(2) Vehicle w/anesthesia
(3) Drugs w/anesthesia
Knee manipulationSerotonin-mediated
Norepinephrine-mediated
Non-GABA-mediated

Martins et al. 8 male Swiss mice per group(1) Control
(2) Sham
Ankle joint mobilizationEO-

Martins et al. 8 male Swiss mice per group(1) Control
(2) Sham
Ankle joint mobilizationCBR-

Martins et al. 8 male Swiss mice per group(1) Control
(2) Sham
Ankle joint mobilizationAdenosine-

Martins et al. 8 adult male Wistar rats per group(1) Sham
(2) Sham w/anesthesia
(3) Sham w/mobilization
(4) Crush
(5) Crush w/anesthesia
Ankle joint mobilization↓ glial cell activation

Paungmali et al. 7 female and 17 males with lateral epicondylalgia(1) Placebo
(2) Control
MWMNo increase in tolerance over treatment period

Paungmali et al. 4 female and 14 males with lateral epicondylalgia(1) Placebo
(2) Control
MWMNon-EO-

Santos et al. Male Wistar rats(1) Control
(2) Injury only
(3) Sham
(4) Sham w/mobilization
NMDynorphin-mediated

Kaada  and  Torsteinbø6 male and 6 female subjects with a history of myalgiaConnective tissue massageβ-endorphins

Trentini et al. Male and female Sprague-Dawley rats(1) Control
(2) Placebo
AcupressureEO-

Fassoulaki et al. 4 females and 8 males without a familiarity with acupuncture(1) Control
(2) Sham
Acupressureβ-endorphins

Day et al. 17 women and 14 men who were healthy and free of painControlConventional massageβ-endorphins
β-lipotropins

Agren et al. 13–21 Male Sprague-Dawley ratsControlConventional MassageOxytocin-

Turner et al. 26 nulliparous women that cycle(1) Positive emotion
(2) Negative emotion
Conventional massage↑ oxytocin

Bello et al. 14 malesControlConventional massage↑ oxytocin
→ arginine vasopressin

Morhenn et al. 50 females and 45 malesRestConventional massage↑ oxytocin
β-endorphins

Hernandez-Reif et al. 13 women and 11 men with >6 months low back painRelaxation therapyConventional massage↑ dopamine
↑ serotonin

Hernandez-Reif et al. 34 women with stage 1 or 2 breast cancerControl (medical treatment-only)Conventional massage↑ dopamine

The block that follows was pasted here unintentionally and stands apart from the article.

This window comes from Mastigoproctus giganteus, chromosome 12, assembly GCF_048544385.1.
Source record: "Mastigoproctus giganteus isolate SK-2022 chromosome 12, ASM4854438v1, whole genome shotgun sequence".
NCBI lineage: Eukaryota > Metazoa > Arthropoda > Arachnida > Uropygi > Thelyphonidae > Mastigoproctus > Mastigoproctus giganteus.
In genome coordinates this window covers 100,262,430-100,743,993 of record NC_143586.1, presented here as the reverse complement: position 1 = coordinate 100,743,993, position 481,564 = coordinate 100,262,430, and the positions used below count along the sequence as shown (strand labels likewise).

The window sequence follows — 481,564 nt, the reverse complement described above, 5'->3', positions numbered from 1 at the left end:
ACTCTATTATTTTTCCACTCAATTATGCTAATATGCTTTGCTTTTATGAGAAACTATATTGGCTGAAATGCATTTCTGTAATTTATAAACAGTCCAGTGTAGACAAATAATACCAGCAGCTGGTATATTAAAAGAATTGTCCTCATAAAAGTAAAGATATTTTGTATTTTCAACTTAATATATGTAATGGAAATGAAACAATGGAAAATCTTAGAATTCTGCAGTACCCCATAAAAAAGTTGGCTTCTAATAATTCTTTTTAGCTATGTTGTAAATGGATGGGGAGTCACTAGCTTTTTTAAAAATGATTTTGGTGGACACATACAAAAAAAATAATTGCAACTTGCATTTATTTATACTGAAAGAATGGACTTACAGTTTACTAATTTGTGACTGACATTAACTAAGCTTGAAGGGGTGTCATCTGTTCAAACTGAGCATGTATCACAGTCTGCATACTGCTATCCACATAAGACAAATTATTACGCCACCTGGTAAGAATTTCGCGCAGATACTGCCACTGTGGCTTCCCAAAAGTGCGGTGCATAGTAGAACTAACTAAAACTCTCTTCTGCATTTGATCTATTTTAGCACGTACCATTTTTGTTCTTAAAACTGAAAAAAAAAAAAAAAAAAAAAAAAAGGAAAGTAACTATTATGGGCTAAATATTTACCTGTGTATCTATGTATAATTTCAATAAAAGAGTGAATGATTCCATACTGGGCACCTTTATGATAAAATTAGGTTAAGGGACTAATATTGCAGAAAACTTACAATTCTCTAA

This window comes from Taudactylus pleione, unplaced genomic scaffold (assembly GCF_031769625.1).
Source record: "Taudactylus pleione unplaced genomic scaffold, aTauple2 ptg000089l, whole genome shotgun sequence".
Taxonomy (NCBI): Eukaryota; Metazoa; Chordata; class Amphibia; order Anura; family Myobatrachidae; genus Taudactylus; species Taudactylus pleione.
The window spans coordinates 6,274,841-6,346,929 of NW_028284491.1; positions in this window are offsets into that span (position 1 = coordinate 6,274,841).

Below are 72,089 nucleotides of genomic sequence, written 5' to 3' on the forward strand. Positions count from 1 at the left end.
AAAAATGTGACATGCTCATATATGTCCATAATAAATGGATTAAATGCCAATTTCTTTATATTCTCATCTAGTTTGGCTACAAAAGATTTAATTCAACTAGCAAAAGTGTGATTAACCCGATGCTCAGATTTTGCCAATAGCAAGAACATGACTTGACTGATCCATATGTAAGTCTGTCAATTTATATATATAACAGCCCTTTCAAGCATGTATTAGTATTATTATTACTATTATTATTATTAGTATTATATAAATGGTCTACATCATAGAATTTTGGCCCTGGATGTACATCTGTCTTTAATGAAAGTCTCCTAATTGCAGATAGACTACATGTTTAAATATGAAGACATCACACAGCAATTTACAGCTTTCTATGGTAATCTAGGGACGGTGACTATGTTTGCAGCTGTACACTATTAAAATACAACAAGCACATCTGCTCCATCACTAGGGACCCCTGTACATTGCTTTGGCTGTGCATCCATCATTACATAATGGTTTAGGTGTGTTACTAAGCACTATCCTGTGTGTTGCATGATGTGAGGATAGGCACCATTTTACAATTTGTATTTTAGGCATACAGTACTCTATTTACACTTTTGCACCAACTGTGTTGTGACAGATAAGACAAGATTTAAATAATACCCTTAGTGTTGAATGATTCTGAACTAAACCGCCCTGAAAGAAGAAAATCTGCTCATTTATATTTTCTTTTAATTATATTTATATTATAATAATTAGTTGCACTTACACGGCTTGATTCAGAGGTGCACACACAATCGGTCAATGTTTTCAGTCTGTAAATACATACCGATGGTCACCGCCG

↑ serotonin

Field et al. ReviewConventional massage↑ dopamine
↑ serotonin

Hart et al. Nineteen women with anorexia nervosaControl (standard treatment-only)Conventional massage↑ dopamine

Lund et al. 19 fibromyalgia patientsGuided relaxationConventional massage↑ corticotropin releasing factor

Billhult et al. 32 women with breast cancerAttentionConventional massage↑ oxytocin

Tsuji et al. 7 Japanese boys with Autism Spectrum Disorder and their mothersControl (no massage, crossover)Conventional massage↑ oxytocin

Rapaport et al. 29 females and 24 malesLight touchConventional massage→ oxytocin
↓ arginine vasopressin

Rapaport et al. 23 females and 22 malesLight touchConventional massage↑ oxytocin (acute)
→ oxytocin (chronic)

denotes review; denotes a conclusion inferred from naloxone or relevant antagonistic response.

References

  1. A. D. Vigotsky and R. P. Bruhns, “The role of descending modulation in manual therapy and its analgesic implications: a narrative review,” Pain Research & Management, vol. 2015, Article ID 292805, 11 pages, 2015. View at: Publisher Site | Google Scholar

Copyright © 2017 Andrew D. Vigotsky and Ryan P. Bruhns. This is an open access article distributed under the Creative Commons Attribution License, which permits unrestricted use, distribution, and reproduction in any medium, provided the original work is properly cited.